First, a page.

Ritual and Rhyme ; JEWS -- CULTURE; BOOKS -
SEGAL, ELIEZER LORNE; PASSOVER
DAVID L. ULIN, SPECIAL TO THE TIMES, Wednesday, March 31, 1999
After circulating for three years on the Internet, Eliezer Lorne Segal's Seuss-inspired kids' haggada is finally in book form. It's an amusing blend of the religious and the irreverent.
early 20 years ago, when his oldest son was 2, Eliezer Lorne Segal
got the idea of creating a Passover haggada in the style of Dr. Seuss.
"It started as a joke, a parody of what it would be like if the
haggada were a children's book," recalls the 48-year-old Talmudic
scholar, now a professor of religious studies at the University of
Calgary. "Originally, it was less for kids than for adults who brought
their children up on Dr. Seuss."
Beginning with his own take on the "Four Questions," and adding
additional chapters as inspiration struck, Segal built his haggada, as he
says, "in spurts." But although the first laser-printed copies began to
circulate as early as the mid-1980s, even Segal had no idea that his
little "entertainment" would eventually evolve into "Uncle Eli's
Special-for-Kids, Most Fun Ever, Under-the-Table Passover Haggadah," a
full-fledged reinterpretation of the Exodus story that, after more than
three years on the Internet
(http://www.acs.ucalgary.ca/~elsegal/Uncle_Eli/Eli.html) has just been
published in book form by San Francisco's No Starch Press.
"Uncle Eli's Special-for-Kids" is the haggada like you've never seen
it, as silly as it is reverent, as traditional as it is new.
Comprising 15 brief verse chapters, it re-creates the Passover saga
from the point of view of a boy who has no patience for his family's
Seder until an elderly stranger--the Uncle Eli of the title--appears in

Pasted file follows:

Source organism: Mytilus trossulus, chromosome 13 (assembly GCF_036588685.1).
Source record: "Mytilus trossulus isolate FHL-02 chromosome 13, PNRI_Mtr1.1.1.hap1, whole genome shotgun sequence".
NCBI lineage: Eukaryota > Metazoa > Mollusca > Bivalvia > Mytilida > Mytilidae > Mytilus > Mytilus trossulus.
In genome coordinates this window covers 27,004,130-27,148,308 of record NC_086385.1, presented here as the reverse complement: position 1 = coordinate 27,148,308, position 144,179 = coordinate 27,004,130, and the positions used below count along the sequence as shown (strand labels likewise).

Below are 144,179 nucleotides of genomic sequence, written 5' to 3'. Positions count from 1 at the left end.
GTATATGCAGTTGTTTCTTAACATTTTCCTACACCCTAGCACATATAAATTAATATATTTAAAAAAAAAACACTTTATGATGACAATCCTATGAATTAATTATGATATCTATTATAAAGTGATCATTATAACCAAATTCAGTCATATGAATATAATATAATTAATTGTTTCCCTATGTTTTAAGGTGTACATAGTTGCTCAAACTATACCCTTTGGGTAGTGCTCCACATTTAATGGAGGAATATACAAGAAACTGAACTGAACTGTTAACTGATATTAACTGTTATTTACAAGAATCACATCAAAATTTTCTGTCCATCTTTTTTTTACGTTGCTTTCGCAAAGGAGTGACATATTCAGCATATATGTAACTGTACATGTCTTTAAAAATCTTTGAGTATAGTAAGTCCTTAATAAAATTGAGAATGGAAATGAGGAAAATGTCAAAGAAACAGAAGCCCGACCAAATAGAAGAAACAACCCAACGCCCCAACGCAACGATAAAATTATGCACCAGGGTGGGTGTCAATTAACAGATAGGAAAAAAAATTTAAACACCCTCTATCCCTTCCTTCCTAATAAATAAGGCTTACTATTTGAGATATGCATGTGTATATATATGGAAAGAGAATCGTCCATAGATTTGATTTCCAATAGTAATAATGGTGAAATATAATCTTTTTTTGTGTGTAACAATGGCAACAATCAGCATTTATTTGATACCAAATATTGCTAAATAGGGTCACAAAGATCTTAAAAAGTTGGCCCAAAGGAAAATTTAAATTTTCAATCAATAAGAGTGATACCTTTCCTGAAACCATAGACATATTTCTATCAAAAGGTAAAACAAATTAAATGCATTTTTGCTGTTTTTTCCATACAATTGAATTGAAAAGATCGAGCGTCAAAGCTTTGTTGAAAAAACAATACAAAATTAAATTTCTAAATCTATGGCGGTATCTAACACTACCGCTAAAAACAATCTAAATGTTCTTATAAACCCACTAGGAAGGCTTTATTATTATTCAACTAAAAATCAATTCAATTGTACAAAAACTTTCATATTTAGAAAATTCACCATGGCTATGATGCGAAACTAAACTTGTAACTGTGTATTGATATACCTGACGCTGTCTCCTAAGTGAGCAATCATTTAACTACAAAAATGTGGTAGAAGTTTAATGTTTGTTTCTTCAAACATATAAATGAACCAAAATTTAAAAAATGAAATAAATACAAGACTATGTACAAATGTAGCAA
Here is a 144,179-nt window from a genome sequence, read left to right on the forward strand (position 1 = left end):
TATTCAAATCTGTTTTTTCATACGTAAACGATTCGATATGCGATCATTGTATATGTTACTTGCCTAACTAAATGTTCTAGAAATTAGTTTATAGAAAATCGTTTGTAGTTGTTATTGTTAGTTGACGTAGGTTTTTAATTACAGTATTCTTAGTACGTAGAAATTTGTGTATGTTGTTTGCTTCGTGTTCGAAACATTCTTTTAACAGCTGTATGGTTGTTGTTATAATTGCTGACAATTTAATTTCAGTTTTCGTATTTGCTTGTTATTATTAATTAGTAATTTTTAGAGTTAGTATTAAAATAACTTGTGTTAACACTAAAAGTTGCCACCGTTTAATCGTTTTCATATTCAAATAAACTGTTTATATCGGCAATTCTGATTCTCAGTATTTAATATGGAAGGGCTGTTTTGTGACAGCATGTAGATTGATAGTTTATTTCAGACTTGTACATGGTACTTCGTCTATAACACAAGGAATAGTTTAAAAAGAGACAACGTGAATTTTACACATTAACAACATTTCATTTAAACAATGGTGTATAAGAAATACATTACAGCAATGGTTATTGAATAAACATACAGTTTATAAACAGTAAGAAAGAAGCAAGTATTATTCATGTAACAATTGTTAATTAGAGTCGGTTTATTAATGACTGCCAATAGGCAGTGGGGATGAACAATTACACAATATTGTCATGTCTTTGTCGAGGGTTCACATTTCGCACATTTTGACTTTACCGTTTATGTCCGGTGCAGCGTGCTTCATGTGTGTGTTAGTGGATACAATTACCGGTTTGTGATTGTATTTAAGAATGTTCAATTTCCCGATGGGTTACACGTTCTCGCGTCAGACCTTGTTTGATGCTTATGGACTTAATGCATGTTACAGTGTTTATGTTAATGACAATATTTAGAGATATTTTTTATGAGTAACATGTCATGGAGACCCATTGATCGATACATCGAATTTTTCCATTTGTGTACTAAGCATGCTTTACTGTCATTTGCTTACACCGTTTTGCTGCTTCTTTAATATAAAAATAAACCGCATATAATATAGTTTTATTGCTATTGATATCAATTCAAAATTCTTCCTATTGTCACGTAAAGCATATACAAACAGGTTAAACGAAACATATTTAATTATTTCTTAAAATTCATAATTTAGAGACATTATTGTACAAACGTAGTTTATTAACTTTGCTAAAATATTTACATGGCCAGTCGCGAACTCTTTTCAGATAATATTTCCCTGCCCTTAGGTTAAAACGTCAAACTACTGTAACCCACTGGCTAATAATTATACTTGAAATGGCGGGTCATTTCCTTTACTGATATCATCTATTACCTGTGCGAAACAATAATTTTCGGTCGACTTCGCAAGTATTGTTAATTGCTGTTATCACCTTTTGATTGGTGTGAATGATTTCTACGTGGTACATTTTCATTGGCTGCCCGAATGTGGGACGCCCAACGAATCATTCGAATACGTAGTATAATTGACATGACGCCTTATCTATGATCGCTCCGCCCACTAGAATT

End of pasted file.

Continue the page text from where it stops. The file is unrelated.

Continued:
Initially, Segal says, Uncle Eli was little more than an exaggerated
alter ego, but later, the character came to represent the biblical
prophet Elijah, who plays an integral role in the Seder feast. Either
way, he is, in Segal's telling, a subversive element, a trickster, who
fools the protagonist into learning about Passover by giving him a
version of the story that is flat-out fun. As Eli himself explains at the
Instead of just sitting there twiddling your hands While the grown-ups read
words that you don't understand,
I've brought you a special Haggadah to read.
It'll keep you in stitches!
It's just what you need!
Of course, more than Elijah, Uncle Eli brings to mind another famous
... with those that artist Bonnie Gordon-Lucas created for the book, and
taking down all but four chapters of the haggada itself. The latter,
Segal says reassuringly, is a temporary move, undertaken as a courtesy to
his publisher, and after Passover, he plans to restore the missing
This should come as a relief to all the Uncle Eli fanatics who have,
with Segal's blessings, downloaded and e-mailed the haggada around the
world, or found themselves charmed by the site's low-tech "bells and
whistles," like its lounge-style instrumental versions of such
traditional songs as "Dayenu."
If, for some people, merging technology and tradition seems a radical
innovation, Segal doesn't see the ideas as incompatible. Among his other
Web sites is one re-creating a page of the Babylonian Talmud, and, he
says, "the traditions are, in fact, sympathetic. Religious people have
Neither does he believe there is anything sacrilegious about
interpreting the haggada in a popular milieu. Passover, after all, is at
heart a children's holiday, when the purpose is to transmit the cultural
memory to a new generation, so it will carry on.
"The commandment of remembering the Exodus," Segal says, "appears in
many different contexts through Jewish life. It's like the story of the
four sons; you tell it differently, depending on the context, and yet we
continue to read this uniform text of the haggada and not go beyond it.
"But part of the tradition is interpretational and improvisational.
There's a tradition of creativity I'm tapping into."
Copyright 1999 Los Angeles Times. All Rights Reserved